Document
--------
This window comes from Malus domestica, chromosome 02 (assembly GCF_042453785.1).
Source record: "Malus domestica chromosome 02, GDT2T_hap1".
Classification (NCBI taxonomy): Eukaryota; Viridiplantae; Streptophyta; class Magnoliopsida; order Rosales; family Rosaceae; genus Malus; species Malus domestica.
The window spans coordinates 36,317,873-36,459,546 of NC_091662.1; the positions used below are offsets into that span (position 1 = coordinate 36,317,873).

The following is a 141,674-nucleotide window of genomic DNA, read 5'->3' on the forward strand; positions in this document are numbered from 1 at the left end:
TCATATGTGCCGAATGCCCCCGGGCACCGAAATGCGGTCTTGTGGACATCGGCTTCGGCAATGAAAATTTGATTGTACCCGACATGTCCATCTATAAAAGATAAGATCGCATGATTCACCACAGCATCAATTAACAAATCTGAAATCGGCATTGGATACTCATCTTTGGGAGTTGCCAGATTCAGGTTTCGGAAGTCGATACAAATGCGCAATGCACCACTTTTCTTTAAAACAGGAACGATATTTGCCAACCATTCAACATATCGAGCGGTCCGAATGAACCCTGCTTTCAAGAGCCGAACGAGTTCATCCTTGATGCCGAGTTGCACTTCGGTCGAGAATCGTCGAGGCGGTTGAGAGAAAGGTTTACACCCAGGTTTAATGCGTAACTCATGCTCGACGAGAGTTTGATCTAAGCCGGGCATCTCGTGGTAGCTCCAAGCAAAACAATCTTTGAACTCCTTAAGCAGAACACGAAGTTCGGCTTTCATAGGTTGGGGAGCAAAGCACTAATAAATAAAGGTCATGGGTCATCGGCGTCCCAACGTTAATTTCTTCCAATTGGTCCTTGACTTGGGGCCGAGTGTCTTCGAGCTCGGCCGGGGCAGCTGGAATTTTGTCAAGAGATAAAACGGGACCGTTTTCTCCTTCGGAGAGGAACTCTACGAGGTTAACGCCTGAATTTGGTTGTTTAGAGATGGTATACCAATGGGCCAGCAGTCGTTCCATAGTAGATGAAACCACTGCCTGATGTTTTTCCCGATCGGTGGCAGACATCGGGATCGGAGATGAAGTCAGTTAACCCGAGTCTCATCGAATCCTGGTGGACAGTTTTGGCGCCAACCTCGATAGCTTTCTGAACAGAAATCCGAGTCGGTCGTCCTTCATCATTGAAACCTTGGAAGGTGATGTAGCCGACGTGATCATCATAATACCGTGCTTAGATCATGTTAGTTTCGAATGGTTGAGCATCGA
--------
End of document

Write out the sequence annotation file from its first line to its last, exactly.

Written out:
This window comes from Malus domestica, chromosome 02 (assembly GCF_042453785.1).
Source record: "Malus domestica chromosome 02, GDT2T_hap1".
Classification (NCBI taxonomy): Eukaryota; Viridiplantae; Streptophyta; class Magnoliopsida; order Rosales; family Rosaceae; genus Malus; species Malus domestica.
The window spans coordinates 36,317,873-36,459,546 of NC_091662.1; the positions used below are offsets into that span (position 1 = coordinate 36,317,873).

The following is a 141,674-nucleotide window of genomic DNA, read 5'->3' on the forward strand; positions in this document are numbered from 1 at the left end:
TCATATGTGCCGAATGCCCCCGGGCACCGAAATGCGGTCTTGTGGACATCGGCTTCGGCAATGAAAATTTGATTGTACCCGACATGTCCATCTATAAAAGATAAGATCGCATGATTCACCACAGCATCAATTAACAAATCTGAAATCGGCATTGGATACTCATCTTTGGGAGTTGCCAGATTCAGGTTTCGGAAGTCGATACAAATGCGCAATGCACCACTTTTCTTTAAAACAGGAACGATATTTGCCAACCATTCAACATATCGAGCGGTCCGAATGAACCCTGCTTTCAAGAGCCGAACGAGTTCATCCTTGATGCCGAGTTGCACTTCGGTCGAGAATCGTCGAGGCGGTTGAGAGAAAGGTTTACACCCAGGTTTAATGCGTAACTCATGCTCGACGAGAGTTTGATCTAAGCCGGGCATCTCGTGGTAGCTCCAAGCAAAACAATCTTTGAACTCCTTAAGCAGAACACGAAGTTCGGCTTTCATAGGTTGGGGAGCAAAGCACTAATAAATAAAGGTCATGGGTCATCGGCGTCCCAACGTTAATTTCTTCCAATTGGTCCTTGACTTGGGGCCGAGTGTCTTCGAGCTCGGCCGGGGCAGCTGGAATTTTGTCAAGAGATAAAACGGGACCGTTTTCTCCTTCGGAGAGGAACTCTACGAGGTTAACGCCTGAATTTGGTTGTTTAGAGATGGTATACCAATGGGCCAGCAGTCGTTCCATAGTAGATGAAACCACTGCCTGATGTTTTTCCCGATCGGTGGCAGACATCGGGATCGGAGATGAAGTCAGTTAACCCGAGTCTCATCGAATCCTGGTGGACAGTTTTGGCGCCAACCTCGATAGCTTTCTGAACAGAAATCCGAGTCGGTCGTCCTTCATCATTGAAACCTTGGAAGGTGATGTAGCCGACGTGATCATCATAATACCGTGCTTAGATCATGTTAGTTTCGAATGGTTGAGCATCGA